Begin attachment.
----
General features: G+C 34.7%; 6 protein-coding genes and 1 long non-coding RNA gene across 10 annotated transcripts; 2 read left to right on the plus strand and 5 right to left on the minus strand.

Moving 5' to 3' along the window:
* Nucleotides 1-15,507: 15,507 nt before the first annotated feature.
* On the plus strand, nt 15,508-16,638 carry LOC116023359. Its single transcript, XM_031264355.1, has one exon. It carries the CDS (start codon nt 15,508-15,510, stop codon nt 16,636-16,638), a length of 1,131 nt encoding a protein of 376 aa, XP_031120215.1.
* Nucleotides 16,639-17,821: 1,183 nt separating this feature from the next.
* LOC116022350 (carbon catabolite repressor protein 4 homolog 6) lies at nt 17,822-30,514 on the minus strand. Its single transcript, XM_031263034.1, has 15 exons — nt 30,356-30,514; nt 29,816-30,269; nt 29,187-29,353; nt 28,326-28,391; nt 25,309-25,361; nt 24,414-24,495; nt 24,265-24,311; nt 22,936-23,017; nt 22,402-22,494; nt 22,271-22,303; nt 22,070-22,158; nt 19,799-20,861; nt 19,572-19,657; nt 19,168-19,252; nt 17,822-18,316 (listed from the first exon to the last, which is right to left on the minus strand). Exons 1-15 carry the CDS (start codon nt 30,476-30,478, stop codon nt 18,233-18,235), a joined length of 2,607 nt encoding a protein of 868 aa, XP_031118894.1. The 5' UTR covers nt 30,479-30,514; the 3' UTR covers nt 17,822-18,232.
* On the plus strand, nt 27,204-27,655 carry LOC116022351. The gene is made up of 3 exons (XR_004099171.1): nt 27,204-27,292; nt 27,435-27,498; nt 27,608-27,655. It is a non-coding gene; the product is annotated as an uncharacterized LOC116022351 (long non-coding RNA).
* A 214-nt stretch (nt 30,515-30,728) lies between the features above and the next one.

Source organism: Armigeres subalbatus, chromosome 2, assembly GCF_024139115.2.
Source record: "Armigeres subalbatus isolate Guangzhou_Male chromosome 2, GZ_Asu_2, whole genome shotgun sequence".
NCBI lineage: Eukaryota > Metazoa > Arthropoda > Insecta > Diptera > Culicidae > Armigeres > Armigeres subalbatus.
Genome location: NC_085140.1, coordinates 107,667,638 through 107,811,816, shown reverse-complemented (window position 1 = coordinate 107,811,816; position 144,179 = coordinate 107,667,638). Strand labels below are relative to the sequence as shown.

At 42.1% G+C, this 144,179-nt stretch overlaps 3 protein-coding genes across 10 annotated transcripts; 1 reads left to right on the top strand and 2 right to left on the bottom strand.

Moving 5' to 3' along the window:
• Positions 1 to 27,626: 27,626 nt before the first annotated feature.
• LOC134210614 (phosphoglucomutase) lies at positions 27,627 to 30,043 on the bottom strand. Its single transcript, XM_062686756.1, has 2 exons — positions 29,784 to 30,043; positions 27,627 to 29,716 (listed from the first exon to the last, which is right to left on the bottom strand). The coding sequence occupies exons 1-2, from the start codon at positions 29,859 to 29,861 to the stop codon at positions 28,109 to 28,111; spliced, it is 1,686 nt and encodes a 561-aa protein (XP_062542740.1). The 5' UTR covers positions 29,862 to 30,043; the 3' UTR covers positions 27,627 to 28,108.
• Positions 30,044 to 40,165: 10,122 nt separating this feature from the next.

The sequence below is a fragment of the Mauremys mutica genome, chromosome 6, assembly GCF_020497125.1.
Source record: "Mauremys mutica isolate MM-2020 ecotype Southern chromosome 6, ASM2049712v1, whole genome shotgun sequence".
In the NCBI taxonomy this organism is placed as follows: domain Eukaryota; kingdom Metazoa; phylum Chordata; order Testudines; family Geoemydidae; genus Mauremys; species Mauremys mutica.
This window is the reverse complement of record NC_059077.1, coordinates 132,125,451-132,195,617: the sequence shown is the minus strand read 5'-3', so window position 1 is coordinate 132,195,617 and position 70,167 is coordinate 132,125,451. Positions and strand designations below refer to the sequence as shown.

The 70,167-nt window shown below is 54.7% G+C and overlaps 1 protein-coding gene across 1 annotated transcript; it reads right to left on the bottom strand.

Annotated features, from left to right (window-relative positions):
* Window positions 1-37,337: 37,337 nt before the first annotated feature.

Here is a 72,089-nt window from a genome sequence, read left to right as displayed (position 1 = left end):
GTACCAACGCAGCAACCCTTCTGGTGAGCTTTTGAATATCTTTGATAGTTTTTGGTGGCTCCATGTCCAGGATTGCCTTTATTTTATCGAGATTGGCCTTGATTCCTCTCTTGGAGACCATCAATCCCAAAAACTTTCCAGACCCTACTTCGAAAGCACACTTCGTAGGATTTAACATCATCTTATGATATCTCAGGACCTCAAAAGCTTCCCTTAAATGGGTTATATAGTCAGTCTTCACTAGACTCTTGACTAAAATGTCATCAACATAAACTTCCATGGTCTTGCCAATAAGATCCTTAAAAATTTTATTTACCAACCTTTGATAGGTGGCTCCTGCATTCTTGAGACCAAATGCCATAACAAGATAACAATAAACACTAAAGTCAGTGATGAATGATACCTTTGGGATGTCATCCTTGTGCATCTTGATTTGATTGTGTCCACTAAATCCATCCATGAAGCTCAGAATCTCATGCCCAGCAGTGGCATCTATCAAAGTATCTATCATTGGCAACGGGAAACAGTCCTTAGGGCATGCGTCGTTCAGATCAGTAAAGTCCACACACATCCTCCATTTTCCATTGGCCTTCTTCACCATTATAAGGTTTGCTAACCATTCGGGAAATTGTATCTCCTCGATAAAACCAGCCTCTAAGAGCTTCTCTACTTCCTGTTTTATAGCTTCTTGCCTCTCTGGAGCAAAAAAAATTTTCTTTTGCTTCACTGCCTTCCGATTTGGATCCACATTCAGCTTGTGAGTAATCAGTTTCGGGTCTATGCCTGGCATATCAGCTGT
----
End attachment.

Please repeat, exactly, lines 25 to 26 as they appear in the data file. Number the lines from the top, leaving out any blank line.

Here is a 72,089-nt window from a genome sequence, read left to right as displayed (position 1 = left end):
GTACCAACGCAGCAACCCTTCTGGTGAGCTTTTGAATATCTTTGATAGTTTTTGGTGGCTCCATGTCCAGGATTGCCTTTATTTTATCGAGATTGGCCTTGATTCCTCTCTTGGAGACCATCAATCCCAAAAACTTTCCAGACCCTACTTCGAAAGCACACTTCGTAGGATTTAACATCATCTTATGATATCTCAGGACCTCAAAAGCTTCCCTTAAATGGGTTATATAGTCAGTCTTCACTAGACTCTTGACTAAAATGTCATCAACATAAACTTCCATGGTCTTGCCAATAAGATCCTTAAAAATTTTATTTACCAACCTTTGATAGGTGGCTCCTGCATTCTTGAGACCAAATGCCATAACAAGATAACAATAAACACTAAAGTCAGTGATGAATGATACCTTTGGGATGTCATCCTTGTGCATCTTGATTTGATTGTGTCCACTAAATCCATCCATGAAGCTCAGAATCTCATGCCCAGCAGTGGCATCTATCAAAGTATCTATCATTGGCAACGGGAAACAGTCCTTAGGGCATGCGTCGTTCAGATCAGTAAAGTCCACACACATCCTCCATTTTCCATTGGCCTTCTTCACCATTATAAGGTTTGCTAACCATTCGGGAAATTGTATCTCCTCGATAAAACCAGCCTCTAAGAGCTTCTCTACTTCCTGTTTTATAGCTTCTTGCCTCTCTGGAGCAAAAAAAATTTTCTTTTGCTTCACTGCCTTCCGATTTGGATCCACATTCAGCTTGTGAGTAATCAGTTTCGGGTCTATGCCTGGCATATCAGCTGT